The Washington Post’s Ezra Klein writes that the AARP has drawn the line on payroll tax cuts, which have been extended in an attempt to boost the economy but which, in the view of AARP and others across the spectrum, threaten to undermine Social Security as a self-financing program generating “earned benefits” for participants.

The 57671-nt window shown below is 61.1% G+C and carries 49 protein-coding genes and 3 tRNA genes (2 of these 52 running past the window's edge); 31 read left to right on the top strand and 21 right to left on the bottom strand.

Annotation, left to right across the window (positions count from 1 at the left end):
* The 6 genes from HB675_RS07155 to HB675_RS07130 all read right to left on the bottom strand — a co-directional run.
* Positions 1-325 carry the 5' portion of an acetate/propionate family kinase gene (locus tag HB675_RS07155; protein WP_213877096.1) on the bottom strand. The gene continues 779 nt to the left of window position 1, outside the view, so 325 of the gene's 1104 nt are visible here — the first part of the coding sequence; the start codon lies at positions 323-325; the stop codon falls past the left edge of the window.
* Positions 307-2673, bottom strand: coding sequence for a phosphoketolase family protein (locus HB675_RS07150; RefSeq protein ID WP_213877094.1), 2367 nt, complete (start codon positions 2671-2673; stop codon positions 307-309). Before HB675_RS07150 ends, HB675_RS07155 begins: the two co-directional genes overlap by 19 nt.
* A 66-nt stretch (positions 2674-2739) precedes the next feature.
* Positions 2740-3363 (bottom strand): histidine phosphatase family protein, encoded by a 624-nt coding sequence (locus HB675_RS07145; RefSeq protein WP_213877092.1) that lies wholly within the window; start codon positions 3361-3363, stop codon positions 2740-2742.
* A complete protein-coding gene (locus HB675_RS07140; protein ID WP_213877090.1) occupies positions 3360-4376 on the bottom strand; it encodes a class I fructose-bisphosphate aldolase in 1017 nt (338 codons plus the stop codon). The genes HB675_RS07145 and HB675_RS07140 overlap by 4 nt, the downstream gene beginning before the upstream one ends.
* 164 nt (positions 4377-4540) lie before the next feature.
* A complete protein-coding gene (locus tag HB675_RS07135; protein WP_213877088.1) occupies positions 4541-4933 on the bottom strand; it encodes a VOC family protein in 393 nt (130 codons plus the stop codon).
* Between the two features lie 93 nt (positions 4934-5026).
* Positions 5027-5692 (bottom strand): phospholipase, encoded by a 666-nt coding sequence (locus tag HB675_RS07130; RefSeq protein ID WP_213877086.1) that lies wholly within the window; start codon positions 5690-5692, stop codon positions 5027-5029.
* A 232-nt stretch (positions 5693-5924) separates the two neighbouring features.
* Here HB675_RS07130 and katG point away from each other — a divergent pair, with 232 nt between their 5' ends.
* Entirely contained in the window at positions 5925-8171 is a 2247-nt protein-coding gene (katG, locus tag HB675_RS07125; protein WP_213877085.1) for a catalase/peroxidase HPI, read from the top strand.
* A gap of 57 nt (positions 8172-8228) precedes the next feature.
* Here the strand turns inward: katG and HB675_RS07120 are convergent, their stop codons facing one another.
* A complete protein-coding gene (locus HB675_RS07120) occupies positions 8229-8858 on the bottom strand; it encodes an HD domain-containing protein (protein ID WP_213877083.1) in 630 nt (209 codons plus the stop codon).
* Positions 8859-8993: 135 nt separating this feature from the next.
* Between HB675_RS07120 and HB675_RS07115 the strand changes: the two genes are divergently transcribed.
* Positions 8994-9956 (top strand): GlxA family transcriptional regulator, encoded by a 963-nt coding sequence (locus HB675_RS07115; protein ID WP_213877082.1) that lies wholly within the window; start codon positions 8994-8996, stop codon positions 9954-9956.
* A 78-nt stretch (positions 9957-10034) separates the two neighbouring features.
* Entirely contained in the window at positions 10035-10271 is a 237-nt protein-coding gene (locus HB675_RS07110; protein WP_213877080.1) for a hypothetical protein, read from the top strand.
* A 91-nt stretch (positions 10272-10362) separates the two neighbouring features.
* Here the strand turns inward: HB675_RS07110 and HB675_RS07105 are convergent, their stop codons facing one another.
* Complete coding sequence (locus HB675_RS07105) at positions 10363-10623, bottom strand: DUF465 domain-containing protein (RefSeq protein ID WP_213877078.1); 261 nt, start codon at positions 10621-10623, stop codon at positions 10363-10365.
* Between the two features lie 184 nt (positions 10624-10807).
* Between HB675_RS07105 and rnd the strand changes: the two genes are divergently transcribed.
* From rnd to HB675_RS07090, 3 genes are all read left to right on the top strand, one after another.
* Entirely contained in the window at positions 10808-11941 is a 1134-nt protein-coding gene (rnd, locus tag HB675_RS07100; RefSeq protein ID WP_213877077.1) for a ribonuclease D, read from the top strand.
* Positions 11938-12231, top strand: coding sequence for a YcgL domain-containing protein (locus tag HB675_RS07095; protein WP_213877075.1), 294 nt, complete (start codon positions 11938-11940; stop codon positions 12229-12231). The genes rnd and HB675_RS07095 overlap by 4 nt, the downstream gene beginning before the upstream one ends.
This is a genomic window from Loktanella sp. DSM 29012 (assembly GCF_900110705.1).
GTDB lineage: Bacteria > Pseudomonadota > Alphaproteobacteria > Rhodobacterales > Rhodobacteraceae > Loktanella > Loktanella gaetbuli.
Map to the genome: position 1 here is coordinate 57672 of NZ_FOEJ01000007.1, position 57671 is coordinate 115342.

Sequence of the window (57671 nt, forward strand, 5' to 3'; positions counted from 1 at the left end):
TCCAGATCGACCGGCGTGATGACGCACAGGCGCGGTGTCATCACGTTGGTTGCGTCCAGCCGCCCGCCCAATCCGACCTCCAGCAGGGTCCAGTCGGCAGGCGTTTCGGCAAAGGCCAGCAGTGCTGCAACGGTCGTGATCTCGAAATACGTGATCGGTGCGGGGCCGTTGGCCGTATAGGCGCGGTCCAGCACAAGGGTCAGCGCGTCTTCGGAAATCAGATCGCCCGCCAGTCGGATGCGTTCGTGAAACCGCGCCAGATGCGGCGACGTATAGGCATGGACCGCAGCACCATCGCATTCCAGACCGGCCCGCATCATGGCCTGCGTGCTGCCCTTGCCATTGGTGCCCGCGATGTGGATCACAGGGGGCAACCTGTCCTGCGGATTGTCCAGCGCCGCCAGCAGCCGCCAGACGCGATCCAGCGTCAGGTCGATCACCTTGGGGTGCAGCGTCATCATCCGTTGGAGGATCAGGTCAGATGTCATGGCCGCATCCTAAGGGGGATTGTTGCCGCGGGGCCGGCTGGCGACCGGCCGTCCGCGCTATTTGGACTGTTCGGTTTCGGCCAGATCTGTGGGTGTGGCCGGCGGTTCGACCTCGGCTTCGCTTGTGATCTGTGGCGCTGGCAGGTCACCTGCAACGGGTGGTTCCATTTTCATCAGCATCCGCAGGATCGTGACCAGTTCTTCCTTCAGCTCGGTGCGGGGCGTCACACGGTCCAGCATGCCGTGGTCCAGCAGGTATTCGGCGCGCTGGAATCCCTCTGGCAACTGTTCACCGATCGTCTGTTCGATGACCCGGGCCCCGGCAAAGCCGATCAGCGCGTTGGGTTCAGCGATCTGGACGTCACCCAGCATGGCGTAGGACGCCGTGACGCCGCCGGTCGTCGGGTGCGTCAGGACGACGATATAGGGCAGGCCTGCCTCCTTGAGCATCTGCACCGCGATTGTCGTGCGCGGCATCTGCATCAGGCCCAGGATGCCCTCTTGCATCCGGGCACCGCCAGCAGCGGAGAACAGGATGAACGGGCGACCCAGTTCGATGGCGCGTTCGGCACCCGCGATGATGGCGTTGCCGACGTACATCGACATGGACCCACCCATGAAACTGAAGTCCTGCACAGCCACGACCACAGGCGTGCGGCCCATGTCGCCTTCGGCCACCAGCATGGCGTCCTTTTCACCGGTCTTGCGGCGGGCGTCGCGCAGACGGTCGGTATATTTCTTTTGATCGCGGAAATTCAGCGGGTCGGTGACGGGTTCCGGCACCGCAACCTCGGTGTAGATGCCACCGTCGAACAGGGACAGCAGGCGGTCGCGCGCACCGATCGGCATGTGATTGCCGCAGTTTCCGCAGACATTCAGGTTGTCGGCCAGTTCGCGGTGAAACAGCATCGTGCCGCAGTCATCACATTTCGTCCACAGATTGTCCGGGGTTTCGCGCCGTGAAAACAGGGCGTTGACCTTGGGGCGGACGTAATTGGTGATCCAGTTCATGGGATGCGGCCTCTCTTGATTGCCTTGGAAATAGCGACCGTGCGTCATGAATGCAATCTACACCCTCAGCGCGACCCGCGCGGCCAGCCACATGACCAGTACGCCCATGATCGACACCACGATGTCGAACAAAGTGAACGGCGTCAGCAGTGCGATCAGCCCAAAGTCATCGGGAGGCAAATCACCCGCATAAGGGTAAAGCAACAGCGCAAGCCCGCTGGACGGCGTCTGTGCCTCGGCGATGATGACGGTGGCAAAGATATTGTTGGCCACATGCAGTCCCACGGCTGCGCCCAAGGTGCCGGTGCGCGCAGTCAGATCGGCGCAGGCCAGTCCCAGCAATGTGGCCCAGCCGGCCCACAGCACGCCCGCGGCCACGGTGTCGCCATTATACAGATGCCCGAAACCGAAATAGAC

“When Congress agreed to extend payroll taxes by another year in 2011, it did so by replacing the lost funds with general revenue for the first time in history. That addressed some policymakers’ concerns about the Social Security Trust Fund’s insolvency. But it was a worrisome step for the AARP and other Social Security advocates, who believed it undermined the entitlement program’s protected status, lumping it in with a general budget that could be subject to future cuts and trade-offs. ”Social Security is a separate, off-budget program, with a dedicated funding source—messing with the formula shouldn’t even be a part of the budget debate,” Certner added. “The promise of this was that it would be temporary. Going beyond two years—you’re going way beyond temporary country.’”